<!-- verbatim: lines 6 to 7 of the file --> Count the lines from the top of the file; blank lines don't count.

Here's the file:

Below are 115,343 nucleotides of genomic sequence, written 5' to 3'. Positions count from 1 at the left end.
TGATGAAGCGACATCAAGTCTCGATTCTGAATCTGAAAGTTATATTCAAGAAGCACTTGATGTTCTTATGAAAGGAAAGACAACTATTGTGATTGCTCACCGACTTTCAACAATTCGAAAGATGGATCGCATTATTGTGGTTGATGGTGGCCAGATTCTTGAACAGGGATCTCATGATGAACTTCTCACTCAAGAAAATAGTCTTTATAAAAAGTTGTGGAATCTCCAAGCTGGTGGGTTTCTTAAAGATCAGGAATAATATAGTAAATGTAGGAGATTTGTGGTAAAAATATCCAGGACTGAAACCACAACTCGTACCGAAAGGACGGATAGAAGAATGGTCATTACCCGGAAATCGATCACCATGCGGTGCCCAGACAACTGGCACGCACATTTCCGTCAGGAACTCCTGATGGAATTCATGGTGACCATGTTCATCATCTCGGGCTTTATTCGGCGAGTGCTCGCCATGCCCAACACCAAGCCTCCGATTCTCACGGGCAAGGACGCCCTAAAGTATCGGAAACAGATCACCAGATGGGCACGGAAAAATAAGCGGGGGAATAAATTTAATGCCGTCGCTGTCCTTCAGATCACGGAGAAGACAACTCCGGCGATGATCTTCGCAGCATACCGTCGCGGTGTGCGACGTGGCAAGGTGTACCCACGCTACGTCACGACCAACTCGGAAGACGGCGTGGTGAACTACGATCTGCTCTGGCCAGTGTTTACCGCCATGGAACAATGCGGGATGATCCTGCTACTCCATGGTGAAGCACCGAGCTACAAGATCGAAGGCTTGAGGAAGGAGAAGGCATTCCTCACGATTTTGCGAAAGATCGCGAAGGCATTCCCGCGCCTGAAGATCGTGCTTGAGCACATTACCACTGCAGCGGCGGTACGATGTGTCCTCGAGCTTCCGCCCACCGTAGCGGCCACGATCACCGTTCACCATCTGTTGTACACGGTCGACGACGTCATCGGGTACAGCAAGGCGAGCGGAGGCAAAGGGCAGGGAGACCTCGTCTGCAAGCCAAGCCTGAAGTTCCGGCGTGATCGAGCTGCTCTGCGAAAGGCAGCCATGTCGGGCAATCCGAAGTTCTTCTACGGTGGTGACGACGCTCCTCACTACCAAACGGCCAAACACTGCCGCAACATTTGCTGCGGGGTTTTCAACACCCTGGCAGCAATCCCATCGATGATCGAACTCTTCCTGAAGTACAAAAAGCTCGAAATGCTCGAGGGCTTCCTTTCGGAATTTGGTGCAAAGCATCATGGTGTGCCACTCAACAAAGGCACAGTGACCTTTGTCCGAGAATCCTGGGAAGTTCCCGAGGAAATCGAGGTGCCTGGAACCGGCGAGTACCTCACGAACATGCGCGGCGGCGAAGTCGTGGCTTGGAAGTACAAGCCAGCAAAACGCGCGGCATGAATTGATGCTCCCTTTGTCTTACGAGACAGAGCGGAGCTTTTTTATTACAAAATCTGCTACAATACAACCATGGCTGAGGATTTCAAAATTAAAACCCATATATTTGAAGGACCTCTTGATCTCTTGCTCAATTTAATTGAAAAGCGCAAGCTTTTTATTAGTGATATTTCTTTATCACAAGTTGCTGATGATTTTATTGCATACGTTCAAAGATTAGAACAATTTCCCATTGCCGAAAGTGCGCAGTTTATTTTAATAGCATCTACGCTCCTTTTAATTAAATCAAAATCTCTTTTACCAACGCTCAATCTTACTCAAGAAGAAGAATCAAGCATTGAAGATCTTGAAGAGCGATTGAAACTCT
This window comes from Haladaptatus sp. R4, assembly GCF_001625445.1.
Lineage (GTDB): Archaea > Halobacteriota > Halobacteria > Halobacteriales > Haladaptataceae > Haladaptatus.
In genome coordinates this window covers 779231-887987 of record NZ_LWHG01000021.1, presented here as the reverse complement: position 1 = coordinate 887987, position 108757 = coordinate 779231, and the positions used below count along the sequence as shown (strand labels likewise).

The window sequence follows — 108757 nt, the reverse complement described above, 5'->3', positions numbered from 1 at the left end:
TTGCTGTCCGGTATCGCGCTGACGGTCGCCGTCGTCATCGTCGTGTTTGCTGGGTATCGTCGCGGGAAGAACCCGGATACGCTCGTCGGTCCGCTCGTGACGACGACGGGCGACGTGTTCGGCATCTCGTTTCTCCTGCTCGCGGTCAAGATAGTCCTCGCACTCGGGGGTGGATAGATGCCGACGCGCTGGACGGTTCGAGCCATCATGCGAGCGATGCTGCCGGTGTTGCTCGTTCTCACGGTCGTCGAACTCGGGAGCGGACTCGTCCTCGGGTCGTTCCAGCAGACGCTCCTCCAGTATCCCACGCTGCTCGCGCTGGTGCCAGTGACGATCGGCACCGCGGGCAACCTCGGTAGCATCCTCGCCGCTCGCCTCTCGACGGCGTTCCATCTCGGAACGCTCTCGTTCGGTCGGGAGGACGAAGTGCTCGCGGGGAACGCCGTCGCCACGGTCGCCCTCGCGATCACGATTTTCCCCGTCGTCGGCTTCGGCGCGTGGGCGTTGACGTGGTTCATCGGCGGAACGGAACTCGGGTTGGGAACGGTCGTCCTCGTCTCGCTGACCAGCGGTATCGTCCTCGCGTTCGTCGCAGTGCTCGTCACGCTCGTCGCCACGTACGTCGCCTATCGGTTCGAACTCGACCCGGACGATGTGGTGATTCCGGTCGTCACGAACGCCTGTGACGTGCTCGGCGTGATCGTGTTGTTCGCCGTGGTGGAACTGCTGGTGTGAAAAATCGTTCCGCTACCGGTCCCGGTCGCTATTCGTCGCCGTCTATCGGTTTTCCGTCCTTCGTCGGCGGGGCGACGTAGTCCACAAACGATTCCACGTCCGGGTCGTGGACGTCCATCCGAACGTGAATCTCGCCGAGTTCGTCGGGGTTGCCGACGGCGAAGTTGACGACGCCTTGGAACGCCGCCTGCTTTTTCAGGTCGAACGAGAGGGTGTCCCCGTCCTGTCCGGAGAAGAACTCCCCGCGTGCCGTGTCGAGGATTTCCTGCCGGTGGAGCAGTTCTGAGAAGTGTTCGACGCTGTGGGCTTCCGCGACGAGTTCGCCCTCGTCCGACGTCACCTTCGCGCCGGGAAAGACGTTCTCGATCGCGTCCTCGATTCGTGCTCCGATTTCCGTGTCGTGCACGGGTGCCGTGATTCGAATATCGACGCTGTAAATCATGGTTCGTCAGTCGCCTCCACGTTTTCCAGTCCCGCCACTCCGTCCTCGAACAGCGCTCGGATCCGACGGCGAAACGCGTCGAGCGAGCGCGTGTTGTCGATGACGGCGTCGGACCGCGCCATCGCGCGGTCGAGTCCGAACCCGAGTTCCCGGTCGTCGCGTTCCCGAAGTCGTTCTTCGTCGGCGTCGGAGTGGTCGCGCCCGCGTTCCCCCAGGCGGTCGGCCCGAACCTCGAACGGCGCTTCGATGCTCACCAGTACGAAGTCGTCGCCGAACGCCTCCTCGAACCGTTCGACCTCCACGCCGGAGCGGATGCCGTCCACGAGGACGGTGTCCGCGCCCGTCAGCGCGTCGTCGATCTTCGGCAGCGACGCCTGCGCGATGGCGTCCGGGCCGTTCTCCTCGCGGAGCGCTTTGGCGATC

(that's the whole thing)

The window sequence follows — 108757 nt, the reverse complement described above, 5'->3', positions numbered from 1 at the left end:
TTGCTGTCCGGTATCGCGCTGACGGTCGCCGTCGTCATCGTCGTGTTTGCTGGGTATCGTCGCGGGAAGAACCCGGATACGCTCGTCGGTCCGCTCGTGACGACGACGGGCGACGTGTTCGGCATCTCGTTTCTCCTGCTCGCGGTCAAGATAGTCCTCGCACTCGGGGGTGGATAGATGCCGACGCGCTGGACGGTTCGAGCCATCATGCGAGCGATGCTGCCGGTGTTGCTCGTTCTCACGGTCGTCGAACTCGGGAGCGGACTCGTCCTCGGGTCGTTCCAGCAGACGCTCCTCCAGTATCCCACGCTGCTCGCGCTGGTGCCAGTGACGATCGGCACCGCGGGCAACCTCGGTAGCATCCTCGCCGCTCGCCTCTCGACGGCGTTCCATCTCGGAACGCTCTCGTTCGGTCGGGAGGACGAAGTGCTCGCGGGGAACGCCGTCGCCACGGTCGCCCTCGCGATCACGATTTTCCCCGTCGTCGGCTTCGGCGCGTGGGCGTTGACGTGGTTCATCGGCGGAACGGAACTCGGGTTGGGAACGGTCGTCCTCGTCTCGCTGACCAGCGGTATCGTCCTCGCGTTCGTCGCAGTGCTCGTCACGCTCGTCGCCACGTACGTCGCCTATCGGTTCGAACTCGACCCGGACGATGTGGTGATTCCGGTCGTCACGAACGCCTGTGACGTGCTCGGCGTGATCGTGTTGTTCGCCGTGGTGGAACTGCTGGTGTGAAAAATCGTTCCGCTACCGGTCCCGGTCGCTATTCGTCGCCGTCTATCGGTTTTCCGTCCTTCGTCGGCGGGGCGACGTAGTCCACAAACGATTCCACGTCCGGGTCGTGGACGTCCATCCGAACGTGAATCTCGCCGAGTTCGTCGGGGTTGCCGACGGCGAAGTTGACGACGCCTTGGAACGCCGCCTGCTTTTTCAGGTCGAACGAGAGGGTGTCCCCGTCCTGTCCGGAGAAGAACTCCCCGCGTGCCGTGTCGAGGATTTCCTGCCGGTGGAGCAGTTCTGAGAAGTGTTCGACGCTGTGGGCTTCCGCGACGAGTTCGCCCTCGTCCGACGTCACCTTCGCGCCGGGAAAGACGTTCTCGATCGCGTCCTCGATTCGTGCTCCGATTTCCGTGTCGTGCACGGGTGCCGTGATTCGAATATCGACGCTGTAAATCATGGTTCGTCAGTCGCCTCCACGTTTTCCAGTCCCGCCACTCCGTCCTCGAACAGCGCTCGGATCCGACGGCGAAACGCGTCGAGCGAGCGCGTGTTGTCGATGACGGCGTCGGACCGCGCCATCGCGCGGTCGAGTCCGAACCCGAGTTCCCGGTCGTCGCGTTCCCGAAGTCGTTCTTCGTCGGCGTCGGAGTGGTCGCGCCCGCGTTCCCCCAGGCGGTCGGCCCGAACCTCGAACGGCGCTTCGATGCTCACCAGTACGAAGTCGTCGCCGAACGCCTCCTCGAACCGTTCGACCTCCACGCCGGAGCGGATGCCGTCCACGAGGACGGTGTCCGCGCCCGTCAGCGCGTCGTCGATCTTCGGCAGCGACGCCTGCGCGATGGCGTCCGGGCCGTTCTCCTCGCGGAGCGCTTTGGCGATC